In a recent decision1 on an estate agent’s liability to a purchaser for errors in a sales brochure, the Supreme Court clarified the scope and validity of disclaimers of liability addressed by professional service firms to third parties. In the lead decision, O’Donnell J expressed the view that giving effect to the disclaimer best reflected the proper allocation of risk in the transaction, and that this approach would ultimately provide clarity and efficiency for market participants.


In 2000, the purchaser, Mr Walsh, an experienced property investor, viewed a property in Dublin which was being marketed by Jones Lang Lasalle ("JLL") on behalf of its client. JLL produced a sales brochure which contained details in relation to location, description, zoning, as well as precise calculations of floor area. The brochure also contained a disclaimer in small print to the effect that “Whilst every care has been taken in the preparation of these particulars, and they are believed to be correct, they are not warranted and intending puchusers [sic] /lessees should satisfy themselves as to the correctness of the information given.”

Based on the statements of floor area contained in the brochure, Mr Walsh purchased the property. When he came to make arrangements to let the property, it was discovered that the floor area had been significantly overstated in the brochure and he initiated proceedings against JLL for loss in rental income.

The High Court awarded Mr Walsh €350,000 damages on the basis of the overpayment for the premises, on the grounds that the disclaimer did not negative JLL’s negligent misstatement about floor area in the brochure.


By a majority of three to two, the Supreme Court overturned the High Court decision and found that JLL was not liable to Mr Walsh for negligent misstatement.

Laffoy J (with whom O’Malley J concurred), having reviewed the development of the law on negligent misstatement, identified as a critical issue the question of whether or not there had been an assumption of responsibility by JLL to the intended recipient. If there was no assumption of responsibility then no duty of care arose.

This was a question which had to be answered objectively and the existence of the disclaimer was only one fact to be considered in this regard. Looking at the existence and effect of the disclaimer, Laffoy J was satisfied that there had been no assumption of responsibility by JLL. Hence, no duty of care arose and there was no liability to Mr Walsh.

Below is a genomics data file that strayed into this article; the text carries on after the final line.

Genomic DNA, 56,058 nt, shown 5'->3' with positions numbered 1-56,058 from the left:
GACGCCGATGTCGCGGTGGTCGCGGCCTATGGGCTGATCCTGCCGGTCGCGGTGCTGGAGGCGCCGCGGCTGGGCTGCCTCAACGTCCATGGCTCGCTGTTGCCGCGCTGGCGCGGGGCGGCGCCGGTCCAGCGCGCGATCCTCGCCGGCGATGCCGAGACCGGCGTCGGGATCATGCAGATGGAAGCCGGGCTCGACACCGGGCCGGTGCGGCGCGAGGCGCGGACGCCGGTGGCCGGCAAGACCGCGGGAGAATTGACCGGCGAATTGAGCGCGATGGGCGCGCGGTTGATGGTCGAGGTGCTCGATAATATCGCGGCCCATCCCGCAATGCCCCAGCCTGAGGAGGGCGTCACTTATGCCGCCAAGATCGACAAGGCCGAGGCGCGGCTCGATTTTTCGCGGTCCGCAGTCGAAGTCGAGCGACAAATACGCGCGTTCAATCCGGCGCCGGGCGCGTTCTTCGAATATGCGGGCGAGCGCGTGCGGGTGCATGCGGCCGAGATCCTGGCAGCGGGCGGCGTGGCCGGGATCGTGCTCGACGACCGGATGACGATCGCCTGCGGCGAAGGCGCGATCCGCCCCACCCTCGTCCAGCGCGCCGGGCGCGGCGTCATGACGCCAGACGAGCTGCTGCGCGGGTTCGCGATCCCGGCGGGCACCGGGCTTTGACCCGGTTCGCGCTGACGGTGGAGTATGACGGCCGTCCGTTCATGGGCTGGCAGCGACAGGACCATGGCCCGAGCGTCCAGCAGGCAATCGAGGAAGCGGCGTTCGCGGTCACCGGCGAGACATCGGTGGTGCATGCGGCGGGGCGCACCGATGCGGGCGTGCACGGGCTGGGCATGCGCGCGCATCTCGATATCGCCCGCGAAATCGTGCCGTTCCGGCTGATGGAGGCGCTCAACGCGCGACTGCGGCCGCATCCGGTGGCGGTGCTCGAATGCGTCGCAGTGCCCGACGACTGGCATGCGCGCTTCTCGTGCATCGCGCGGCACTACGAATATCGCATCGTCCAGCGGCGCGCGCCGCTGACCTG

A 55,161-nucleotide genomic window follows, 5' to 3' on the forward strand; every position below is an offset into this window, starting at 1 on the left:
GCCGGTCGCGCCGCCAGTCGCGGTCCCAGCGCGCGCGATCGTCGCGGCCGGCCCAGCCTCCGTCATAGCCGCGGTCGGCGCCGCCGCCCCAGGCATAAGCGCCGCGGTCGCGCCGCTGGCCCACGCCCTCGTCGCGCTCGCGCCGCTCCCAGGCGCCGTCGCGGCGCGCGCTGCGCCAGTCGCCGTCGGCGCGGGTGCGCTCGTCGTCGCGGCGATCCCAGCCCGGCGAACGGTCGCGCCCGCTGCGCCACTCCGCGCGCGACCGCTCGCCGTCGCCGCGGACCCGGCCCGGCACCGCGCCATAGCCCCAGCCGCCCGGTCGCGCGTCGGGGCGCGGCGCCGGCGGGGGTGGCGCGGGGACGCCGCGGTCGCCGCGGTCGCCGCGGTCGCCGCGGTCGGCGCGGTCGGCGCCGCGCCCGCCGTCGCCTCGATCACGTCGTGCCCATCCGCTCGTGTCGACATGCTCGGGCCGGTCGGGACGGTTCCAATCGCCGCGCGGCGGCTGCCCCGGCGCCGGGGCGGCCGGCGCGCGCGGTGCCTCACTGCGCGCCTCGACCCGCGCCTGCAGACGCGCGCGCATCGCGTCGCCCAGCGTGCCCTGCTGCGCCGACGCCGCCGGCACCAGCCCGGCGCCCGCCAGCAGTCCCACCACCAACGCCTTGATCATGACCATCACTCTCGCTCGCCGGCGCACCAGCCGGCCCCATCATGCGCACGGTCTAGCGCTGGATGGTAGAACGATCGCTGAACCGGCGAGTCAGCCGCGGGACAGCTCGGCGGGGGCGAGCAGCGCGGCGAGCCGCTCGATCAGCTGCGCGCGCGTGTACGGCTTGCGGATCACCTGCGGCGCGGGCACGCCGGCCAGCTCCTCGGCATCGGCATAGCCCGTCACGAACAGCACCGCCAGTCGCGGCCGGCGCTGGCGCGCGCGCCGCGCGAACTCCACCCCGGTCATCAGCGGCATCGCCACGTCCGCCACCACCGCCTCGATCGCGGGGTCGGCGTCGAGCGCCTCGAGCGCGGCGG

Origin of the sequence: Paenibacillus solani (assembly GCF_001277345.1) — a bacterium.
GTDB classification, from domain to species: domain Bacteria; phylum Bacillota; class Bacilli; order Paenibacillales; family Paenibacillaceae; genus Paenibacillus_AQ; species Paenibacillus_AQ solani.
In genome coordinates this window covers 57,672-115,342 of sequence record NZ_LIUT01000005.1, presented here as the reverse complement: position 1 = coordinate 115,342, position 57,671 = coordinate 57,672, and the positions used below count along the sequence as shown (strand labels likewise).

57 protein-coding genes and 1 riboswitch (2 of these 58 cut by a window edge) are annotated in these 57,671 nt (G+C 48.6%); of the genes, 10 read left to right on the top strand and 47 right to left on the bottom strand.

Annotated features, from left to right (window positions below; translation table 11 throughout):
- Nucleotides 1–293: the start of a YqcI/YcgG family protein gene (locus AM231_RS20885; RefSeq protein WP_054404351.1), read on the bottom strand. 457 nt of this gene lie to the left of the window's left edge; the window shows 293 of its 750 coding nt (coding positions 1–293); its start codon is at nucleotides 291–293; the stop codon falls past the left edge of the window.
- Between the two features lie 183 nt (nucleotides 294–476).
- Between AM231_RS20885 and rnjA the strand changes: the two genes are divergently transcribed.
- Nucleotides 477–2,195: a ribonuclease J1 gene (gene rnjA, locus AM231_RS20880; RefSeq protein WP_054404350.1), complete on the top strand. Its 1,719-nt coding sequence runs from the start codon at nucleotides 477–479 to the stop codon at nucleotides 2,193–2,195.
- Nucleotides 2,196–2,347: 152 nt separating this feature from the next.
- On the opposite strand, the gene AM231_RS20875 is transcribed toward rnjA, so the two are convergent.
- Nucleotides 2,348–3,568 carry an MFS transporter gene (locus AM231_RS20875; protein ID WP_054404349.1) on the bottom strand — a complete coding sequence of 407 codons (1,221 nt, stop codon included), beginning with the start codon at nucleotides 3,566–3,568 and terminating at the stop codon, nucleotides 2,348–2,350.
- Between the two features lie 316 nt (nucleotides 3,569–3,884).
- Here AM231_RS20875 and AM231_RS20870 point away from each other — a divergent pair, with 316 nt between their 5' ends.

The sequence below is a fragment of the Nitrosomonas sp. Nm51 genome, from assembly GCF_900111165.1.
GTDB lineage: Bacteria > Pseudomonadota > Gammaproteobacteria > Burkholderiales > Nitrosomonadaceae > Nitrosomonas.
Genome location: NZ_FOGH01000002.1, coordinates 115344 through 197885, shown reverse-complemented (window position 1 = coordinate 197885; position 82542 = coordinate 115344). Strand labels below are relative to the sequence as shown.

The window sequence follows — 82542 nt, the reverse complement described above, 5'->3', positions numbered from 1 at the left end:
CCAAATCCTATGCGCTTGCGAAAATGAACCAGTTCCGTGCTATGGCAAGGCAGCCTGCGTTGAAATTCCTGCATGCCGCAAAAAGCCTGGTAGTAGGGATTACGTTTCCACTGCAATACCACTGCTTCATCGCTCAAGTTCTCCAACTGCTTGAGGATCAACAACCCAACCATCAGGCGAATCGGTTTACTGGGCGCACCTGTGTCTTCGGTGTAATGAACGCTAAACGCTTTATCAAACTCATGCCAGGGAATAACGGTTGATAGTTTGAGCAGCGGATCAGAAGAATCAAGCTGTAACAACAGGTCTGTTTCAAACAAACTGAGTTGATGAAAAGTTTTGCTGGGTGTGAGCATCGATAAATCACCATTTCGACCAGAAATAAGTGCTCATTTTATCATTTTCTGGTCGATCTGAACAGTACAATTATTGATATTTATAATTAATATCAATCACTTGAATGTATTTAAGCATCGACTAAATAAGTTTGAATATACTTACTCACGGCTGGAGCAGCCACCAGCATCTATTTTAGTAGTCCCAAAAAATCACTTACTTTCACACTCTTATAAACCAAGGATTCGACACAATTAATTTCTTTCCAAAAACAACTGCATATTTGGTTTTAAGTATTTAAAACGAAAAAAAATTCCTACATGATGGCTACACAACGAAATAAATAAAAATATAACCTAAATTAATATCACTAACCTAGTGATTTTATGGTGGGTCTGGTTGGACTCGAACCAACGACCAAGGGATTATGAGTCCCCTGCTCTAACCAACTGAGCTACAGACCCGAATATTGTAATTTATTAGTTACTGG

O'Donnell J (with whom O'Malley J concurred) was critical of the High Court having blurred the distinction between negligent misstatement and negligence. Even though the High Court had felt that there was sufficient proximity to justify imposing a duty of care, O'Donnell J reiterated the important distinction that for negligent acts, liability should be imposed unless there are special circumstances ("duty of care unless") whereas for negligent statements, liability should not be imposed unless there are special circumstances ("duty of care only if").

In the case of a negligent act, a disclaimer operates as an exclusion clause excusing a party from liability arising from a breach of a duty of care which had been found to exist. In such circumstances, the disclaimer would have to be construed strictly and in accordance with legal doctrine; against the person who sought to rely on the disclaimer.

However, in a case of negligent misstatement (as he found this to be), the disclaimer is to be considered only as one (albeit crucial) piece of evidence in the overall factual context in determining whether or not there had been an assumption of responsibility and, thereby, a duty of care.

The specific facts which O’Donnell J identified as being relevant in this regard included: